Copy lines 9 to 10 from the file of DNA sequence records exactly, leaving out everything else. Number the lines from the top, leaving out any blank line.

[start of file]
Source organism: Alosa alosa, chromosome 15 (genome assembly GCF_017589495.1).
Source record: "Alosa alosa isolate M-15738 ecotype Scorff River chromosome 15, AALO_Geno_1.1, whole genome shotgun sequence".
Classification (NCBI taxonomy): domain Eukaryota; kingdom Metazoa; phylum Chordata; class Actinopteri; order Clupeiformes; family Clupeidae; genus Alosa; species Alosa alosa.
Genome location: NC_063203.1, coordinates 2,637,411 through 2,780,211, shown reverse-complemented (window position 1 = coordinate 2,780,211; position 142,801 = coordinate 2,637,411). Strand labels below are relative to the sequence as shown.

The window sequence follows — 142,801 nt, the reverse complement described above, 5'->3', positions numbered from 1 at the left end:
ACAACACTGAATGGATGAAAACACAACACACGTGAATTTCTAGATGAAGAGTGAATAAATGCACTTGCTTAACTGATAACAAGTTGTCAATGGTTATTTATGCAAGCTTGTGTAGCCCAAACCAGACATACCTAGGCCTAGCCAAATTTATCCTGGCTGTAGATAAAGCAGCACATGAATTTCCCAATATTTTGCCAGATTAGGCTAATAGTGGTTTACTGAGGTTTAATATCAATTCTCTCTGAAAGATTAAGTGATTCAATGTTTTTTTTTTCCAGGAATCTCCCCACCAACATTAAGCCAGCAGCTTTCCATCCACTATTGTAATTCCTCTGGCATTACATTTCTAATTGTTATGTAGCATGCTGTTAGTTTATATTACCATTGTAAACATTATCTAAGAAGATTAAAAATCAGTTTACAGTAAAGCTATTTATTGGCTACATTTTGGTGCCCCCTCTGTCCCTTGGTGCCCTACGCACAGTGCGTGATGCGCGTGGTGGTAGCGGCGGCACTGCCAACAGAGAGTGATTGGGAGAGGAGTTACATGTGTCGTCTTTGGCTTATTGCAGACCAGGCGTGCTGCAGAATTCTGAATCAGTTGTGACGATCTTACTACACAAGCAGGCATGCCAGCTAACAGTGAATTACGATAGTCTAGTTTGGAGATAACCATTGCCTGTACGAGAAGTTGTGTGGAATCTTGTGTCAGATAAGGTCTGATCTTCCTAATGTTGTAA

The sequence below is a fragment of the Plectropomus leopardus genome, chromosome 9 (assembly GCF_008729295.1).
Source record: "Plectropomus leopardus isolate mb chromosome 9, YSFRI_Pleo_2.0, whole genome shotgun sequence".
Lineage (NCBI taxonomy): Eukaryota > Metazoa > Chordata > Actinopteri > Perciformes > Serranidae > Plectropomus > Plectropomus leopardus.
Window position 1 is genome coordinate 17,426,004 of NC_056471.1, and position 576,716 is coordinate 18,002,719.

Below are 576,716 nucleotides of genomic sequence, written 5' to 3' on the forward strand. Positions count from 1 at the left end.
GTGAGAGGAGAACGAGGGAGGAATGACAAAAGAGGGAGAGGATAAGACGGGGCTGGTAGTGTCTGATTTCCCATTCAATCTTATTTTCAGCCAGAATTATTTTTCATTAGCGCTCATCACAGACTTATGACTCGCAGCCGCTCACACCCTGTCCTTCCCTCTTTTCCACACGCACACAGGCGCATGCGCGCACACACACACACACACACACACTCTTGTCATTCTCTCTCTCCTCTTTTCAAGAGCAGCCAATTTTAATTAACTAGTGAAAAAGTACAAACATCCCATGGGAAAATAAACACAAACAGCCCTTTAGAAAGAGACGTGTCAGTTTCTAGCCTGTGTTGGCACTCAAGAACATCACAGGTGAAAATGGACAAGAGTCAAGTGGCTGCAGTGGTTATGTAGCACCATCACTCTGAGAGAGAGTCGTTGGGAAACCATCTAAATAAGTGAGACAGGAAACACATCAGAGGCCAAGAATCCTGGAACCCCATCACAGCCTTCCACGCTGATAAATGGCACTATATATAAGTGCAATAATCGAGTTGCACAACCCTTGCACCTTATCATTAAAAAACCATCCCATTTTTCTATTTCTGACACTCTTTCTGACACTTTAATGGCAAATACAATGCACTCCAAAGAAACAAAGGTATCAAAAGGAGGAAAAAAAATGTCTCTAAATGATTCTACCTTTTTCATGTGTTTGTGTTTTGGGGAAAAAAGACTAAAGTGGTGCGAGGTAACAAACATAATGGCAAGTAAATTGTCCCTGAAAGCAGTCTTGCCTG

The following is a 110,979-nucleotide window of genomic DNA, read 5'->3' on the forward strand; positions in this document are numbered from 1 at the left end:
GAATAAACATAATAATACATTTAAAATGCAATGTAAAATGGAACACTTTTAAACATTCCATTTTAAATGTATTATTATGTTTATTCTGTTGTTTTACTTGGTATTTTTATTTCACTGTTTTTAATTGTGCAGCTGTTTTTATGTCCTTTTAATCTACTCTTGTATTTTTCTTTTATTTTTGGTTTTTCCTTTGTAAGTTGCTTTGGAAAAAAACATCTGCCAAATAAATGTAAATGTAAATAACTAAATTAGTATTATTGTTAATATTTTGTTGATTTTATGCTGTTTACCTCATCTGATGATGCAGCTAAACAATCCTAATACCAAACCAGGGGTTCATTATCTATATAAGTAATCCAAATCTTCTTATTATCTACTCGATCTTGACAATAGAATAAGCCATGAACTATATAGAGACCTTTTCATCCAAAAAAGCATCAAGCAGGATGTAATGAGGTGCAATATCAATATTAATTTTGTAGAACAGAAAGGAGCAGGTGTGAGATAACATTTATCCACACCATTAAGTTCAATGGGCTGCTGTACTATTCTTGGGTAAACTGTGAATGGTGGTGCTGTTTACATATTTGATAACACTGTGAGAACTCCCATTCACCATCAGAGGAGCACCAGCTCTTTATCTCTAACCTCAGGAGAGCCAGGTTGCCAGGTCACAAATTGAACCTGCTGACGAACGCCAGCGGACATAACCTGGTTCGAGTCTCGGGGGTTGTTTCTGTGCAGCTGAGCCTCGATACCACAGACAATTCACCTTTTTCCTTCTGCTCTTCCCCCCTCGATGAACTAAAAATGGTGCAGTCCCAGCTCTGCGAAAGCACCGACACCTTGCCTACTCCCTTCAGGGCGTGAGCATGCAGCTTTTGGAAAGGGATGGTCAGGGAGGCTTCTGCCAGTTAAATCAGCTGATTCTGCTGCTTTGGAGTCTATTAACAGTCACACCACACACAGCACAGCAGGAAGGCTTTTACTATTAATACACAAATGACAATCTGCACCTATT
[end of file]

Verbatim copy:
Lineage (NCBI taxonomy): Eukaryota > Metazoa > Chordata > Actinopteri > Perciformes > Serranidae > Plectropomus > Plectropomus leopardus.
Window position 1 is genome coordinate 17,426,004 of NC_056471.1, and position 576,716 is coordinate 18,002,719.